NZX director Neil Paviour-Smith told the High Court the company spent no more than A$10 million on developing the Clear Grain Exchange but rejected former owner Ralec's claims that amounted to just one-tenth of what it had promised to invest.

Paviour-Smith, who is also managing director of brokerage Forsyth Barr, is the first witness to be called before the hearing, which is expected to last another eight weeks. He began giving evidence on Friday and will be the only NZX director to appear, although former chairman Andrew Harmos and former chief executive Mark Weldon are scheduled to give evidence in the coming weeks.

NZX claims Clear's former owners, Grant Thomas and Dominic Pym, and their companies Ralec Commodities and Ralec Interactive, misled NZX with "wildly inaccurate" forecasts when it bought Australian Clear Grain Exchange, a commodities trading platform, in October 2009.

Ralec subsequently counterclaimed. It claims NZX, which bought the platform for A$7 million ($7.5 million) with the potential for a further A$14 million of earnouts, failed to fund the exchange sufficiently.


NZX is suing for between A$20.7 million and A$37.6 million, and Ralec has countered with a suit totalling A$14 million plus bonuses.

Ralec's QC Tim North questioned Paviour-Smith over A$140 million in development spending which the NZX discussed in internal documents. Of that, A$39 million was for the acquisition of Clear, with the remaining A$100 million for development. A$30 million was for the development of new markets, A$10 million was for the architecture of the agri portal platform and A$60 million was for data acquisitions.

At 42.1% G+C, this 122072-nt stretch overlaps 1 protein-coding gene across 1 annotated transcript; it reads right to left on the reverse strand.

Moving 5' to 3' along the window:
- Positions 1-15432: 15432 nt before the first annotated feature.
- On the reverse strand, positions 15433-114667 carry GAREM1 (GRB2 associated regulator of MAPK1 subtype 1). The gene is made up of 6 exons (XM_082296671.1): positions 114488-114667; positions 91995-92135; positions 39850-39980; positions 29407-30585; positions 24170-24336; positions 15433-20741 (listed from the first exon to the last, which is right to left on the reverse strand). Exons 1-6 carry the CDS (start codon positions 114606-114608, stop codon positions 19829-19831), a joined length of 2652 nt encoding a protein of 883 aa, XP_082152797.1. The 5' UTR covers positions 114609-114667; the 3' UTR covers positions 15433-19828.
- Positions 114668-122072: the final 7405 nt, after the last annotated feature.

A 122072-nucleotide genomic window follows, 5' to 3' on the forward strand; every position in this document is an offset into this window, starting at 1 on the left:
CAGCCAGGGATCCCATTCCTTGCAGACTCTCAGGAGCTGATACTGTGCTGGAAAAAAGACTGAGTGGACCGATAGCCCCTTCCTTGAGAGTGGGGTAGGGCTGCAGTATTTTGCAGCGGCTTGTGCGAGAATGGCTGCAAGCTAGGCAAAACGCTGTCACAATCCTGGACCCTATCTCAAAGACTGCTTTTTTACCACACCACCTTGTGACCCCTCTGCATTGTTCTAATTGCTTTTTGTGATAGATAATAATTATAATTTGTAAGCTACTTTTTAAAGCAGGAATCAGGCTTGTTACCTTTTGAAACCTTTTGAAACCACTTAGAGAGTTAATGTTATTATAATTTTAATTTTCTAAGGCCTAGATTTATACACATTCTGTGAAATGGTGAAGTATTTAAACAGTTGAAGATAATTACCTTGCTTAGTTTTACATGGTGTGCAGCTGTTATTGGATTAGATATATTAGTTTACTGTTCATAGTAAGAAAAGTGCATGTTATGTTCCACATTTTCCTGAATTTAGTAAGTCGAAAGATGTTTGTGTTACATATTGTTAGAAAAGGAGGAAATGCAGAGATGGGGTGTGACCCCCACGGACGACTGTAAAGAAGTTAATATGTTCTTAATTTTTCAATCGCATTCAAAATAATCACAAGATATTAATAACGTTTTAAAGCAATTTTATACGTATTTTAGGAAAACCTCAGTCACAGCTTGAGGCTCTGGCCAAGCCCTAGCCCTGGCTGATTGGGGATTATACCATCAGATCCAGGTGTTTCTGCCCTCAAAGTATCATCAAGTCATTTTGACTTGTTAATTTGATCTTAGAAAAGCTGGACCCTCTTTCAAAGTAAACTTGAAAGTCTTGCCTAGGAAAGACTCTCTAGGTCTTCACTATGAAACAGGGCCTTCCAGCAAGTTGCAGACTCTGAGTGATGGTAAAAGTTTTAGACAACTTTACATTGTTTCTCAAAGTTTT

Paviour-Smith said his best estimate of what had been spent was no more than A$10 million, but rejected North's characterisation of the spend as "no more than one-tenth of what was committed".

"It feels like the millionth time I'm saying this - a business case in the context of NZX refers to a proposal," Paviour-Smith said. "There was no investment commitment for Alcazar," he said, using the NZX nickname given to the agri portal project.

North also questioned Paviour-Smith over the responsibilities of Clear's former owners, Thomas and Pym, who remained within the company after selling to NZX in 2009, but both lost their jobs later. On Friday, Paviour-Smith said Clear had fallen "well short" of earnout targets in the three years following the acquisition.

"You have suggested a continuous obligation from the Ralec party after acquisition," North said. "It wasn't their responsibility to make sure NZX would get market share."

Paviour-Smith said the idea that Pym and Thomas were no longer responsible for Clear's performance after it was sold to NZX was "too black and white" as the two stayed on as senior employees as well as being vendors with earnouts based on Clear's performance until 2012.

North asked Paviour-Smith whether he was saying Pym and Thomas had not used their best endeavours as employees. Paviour-Smith said he wasn't aware of the details, but thought both men's employment at Clear following NZX's acquisition had been terminated as a result of dissatisfaction.

The case pre-dates much of NZX's existing management, having first hit the courts in 2011.